Part of any good budget is making a monthly retirement savings contribution. To do so, you need to know how much money you’ll need to retire. Today, we’ll discuss how to calculate the amount of money you’ll need to retire, and we’ll also provide you with a free retirement calculator worksheet that you can download and use to help you create that estimate.
For starters, there are several figures you’ll have to think about before you can arrive at a retirement figure. Here are those factors. All of these figures will be inputs into the retirement calculator spreadsheet.
Income During Retirement. You’ll have to estimate how much money you will need the first year of retirement. This is easy if you are close to retirement, but the further away you are, the more difficult it will be to estimate. That’s because the cost of living will change more over a longer period of time. Let’s say that you are living comfortably on $50,000 now, and that you plan to retire in 20 years. To arrive at the amount of money you’ll need to live on in twenty years, I suggest taking the $50,000 and compounding it forward twenty years. Assume a cost of living increase of about 3% each year, which is the historic long term inflation rate. That would mean that an equivalent to $50,000 in 20 years would be $90,300. The formula to compute this is $50,000 x 1.03^20. Before you enter the gross amount of money you’ll need into the retirement calculator, make sure that you subtract any annual income that you expect to receive from social security, life insurance, or any pensions that you may have earned. The figure that you enter in the retirement worksheet will automatically grow at the rate of inflation, so you only need to estimate your first year’s income.
Life Expectancy. The next figure you’ll need to arrive at before you can make a retirement estimate with the worksheet is your life expectancy. This is the number of years that you will be retired. And since no one knows how old they will live, it makes sense to estimate that you will live to 100, just to be safe. So, if you would are planning to retire at 50, you could estimate that you have 50 years of life expectancy. In other words, you’ll need to save enough money to make 50 years of withdrawals from your retirement savings. If you are planning to retire at 65 and think that 90 is a reasonable assumption, then you would estimate 25 years life expectancy in this model.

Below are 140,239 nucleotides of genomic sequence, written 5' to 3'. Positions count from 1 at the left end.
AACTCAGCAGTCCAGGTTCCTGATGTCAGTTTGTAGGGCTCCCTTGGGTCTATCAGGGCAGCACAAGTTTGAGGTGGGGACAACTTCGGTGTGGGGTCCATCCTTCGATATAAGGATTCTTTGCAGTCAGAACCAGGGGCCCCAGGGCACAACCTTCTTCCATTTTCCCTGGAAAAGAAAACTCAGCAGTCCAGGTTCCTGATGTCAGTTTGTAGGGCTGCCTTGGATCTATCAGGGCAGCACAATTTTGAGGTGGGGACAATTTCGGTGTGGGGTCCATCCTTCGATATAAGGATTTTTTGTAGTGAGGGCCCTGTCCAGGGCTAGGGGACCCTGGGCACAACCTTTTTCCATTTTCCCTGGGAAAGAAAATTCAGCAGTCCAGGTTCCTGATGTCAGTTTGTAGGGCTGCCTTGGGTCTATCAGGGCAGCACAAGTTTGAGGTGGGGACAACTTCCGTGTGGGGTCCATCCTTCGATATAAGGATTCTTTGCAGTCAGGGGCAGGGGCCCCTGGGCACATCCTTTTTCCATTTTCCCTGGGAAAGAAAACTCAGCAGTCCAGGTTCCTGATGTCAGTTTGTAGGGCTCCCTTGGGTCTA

Rate of Return. Next is the rate of return that you expect to get on your retirement savings during retirement. Most people invest somewhat conservatively during retirement, so depending on your philosophy and investment style, this could vary dramatically. For example, I know people that only have their retirement money in CDs, that are currently earning only 1-2%. Most people should keep their money invested in at least 50% equities during retirement, especially early on in retirement. If you plan to do this, then you can enter a higher percent. Depending on your style, anywhere from 2 to 8% is a reasonable assumption.
Inflation Rate. The inflation rate is also taken into account in this retirement worksheet. The inflation rate will effectively increase your annual withdrawal each year of retirement. Over the last several decades, the US inflation rate has averaged very close to 3%. If you feel that inflation rates on retirement needs like long term living and healthcare are rising faster, then you could use a higher number. However, most elderly people actually curtail their spending the older they get.
Download the Retirement Worksheet
You can download the retirement calculator here:
Let’s walk through a quick example of how to use it. Let’s assume you will need $75,000 during year one in retirement, that you will be retired for fifty years, that you will earn 6% during retirement and that inflation will remain at 3%. After you put all of these assumptions into the calculator, the result is that you will need to save $1.9 million. But don’t stop there. Change your assumptios and come up with a broad range of estimates. For example, use higher and lower income rates and investment returns to figure out what would happen if you needed more money or were able to live on less. Cutting back on your retirement income can significantly reduce how much money you’ll need to save for retirement. And don’t forget to subtract out any social security or pension income from your retirement income.
I hope you find this retirement spreadsheet helpful. If you have any comments please share them below.